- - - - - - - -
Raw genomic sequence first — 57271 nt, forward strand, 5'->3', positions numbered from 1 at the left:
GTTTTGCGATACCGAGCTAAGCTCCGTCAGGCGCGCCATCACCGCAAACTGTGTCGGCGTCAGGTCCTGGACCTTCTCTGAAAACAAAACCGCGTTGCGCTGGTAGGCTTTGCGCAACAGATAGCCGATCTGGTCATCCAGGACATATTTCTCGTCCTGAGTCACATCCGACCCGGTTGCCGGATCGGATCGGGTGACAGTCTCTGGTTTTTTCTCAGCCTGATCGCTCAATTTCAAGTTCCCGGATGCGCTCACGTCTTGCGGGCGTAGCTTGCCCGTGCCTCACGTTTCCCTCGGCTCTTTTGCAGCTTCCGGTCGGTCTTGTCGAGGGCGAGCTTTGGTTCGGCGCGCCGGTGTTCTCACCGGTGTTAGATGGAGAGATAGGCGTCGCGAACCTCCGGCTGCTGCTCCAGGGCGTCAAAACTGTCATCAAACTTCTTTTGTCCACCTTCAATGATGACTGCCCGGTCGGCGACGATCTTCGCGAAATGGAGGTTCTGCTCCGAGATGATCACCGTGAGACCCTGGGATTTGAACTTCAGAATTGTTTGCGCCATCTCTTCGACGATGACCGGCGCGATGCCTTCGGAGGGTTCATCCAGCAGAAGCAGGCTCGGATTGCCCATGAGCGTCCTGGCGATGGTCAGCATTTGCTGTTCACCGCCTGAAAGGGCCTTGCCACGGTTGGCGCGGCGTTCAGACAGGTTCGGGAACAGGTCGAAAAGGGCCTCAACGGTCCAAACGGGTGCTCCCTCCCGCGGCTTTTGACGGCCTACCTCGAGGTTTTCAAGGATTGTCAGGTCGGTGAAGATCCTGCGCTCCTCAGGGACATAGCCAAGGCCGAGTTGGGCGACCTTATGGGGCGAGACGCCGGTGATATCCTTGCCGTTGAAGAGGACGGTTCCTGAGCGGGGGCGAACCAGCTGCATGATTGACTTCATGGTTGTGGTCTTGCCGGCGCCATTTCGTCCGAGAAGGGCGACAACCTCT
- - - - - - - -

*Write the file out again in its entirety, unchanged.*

Raw genomic sequence first — 57271 nt, forward strand, 5'->3', positions numbered from 1 at the left:
GTTTTGCGATACCGAGCTAAGCTCCGTCAGGCGCGCCATCACCGCAAACTGTGTCGGCGTCAGGTCCTGGACCTTCTCTGAAAACAAAACCGCGTTGCGCTGGTAGGCTTTGCGCAACAGATAGCCGATCTGGTCATCCAGGACATATTTCTCGTCCTGAGTCACATCCGACCCGGTTGCCGGATCGGATCGGGTGACAGTCTCTGGTTTTTTCTCAGCCTGATCGCTCAATTTCAAGTTCCCGGATGCGCTCACGTCTTGCGGGCGTAGCTTGCCCGTGCCTCACGTTTCCCTCGGCTCTTTTGCAGCTTCCGGTCGGTCTTGTCGAGGGCGAGCTTTGGTTCGGCGCGCCGGTGTTCTCACCGGTGTTAGATGGAGAGATAGGCGTCGCGAACCTCCGGCTGCTGCTCCAGGGCGTCAAAACTGTCATCAAACTTCTTTTGTCCACCTTCAATGATGACTGCCCGGTCGGCGACGATCTTCGCGAAATGGAGGTTCTGCTCCGAGATGATCACCGTGAGACCCTGGGATTTGAACTTCAGAATTGTTTGCGCCATCTCTTCGACGATGACCGGCGCGATGCCTTCGGAGGGTTCATCCAGCAGAAGCAGGCTCGGATTGCCCATGAGCGTCCTGGCGATGGTCAGCATTTGCTGTTCACCGCCTGAAAGGGCCTTGCCACGGTTGGCGCGGCGTTCAGACAGGTTCGGGAACAGGTCGAAAAGGGCCTCAACGGTCCAAACGGGTGCTCCCTCCCGCGGCTTTTGACGGCCTACCTCGAGGTTTTCAAGGATTGTCAGGTCGGTGAAGATCCTGCGCTCCTCAGGGACATAGCCAAGGCCGAGTTGGGCGACCTTATGGGGCGAGACGCCGGTGATATCCTTGCCGTTGAAGAGGACGGTTCCTGAGCGGGGGCGAACCAGCTGCATGATTGACTTCATGGTTGTGGTCTTGCCGGCGCCATTTCGTCCGAGAAGGGCGACAACCTCT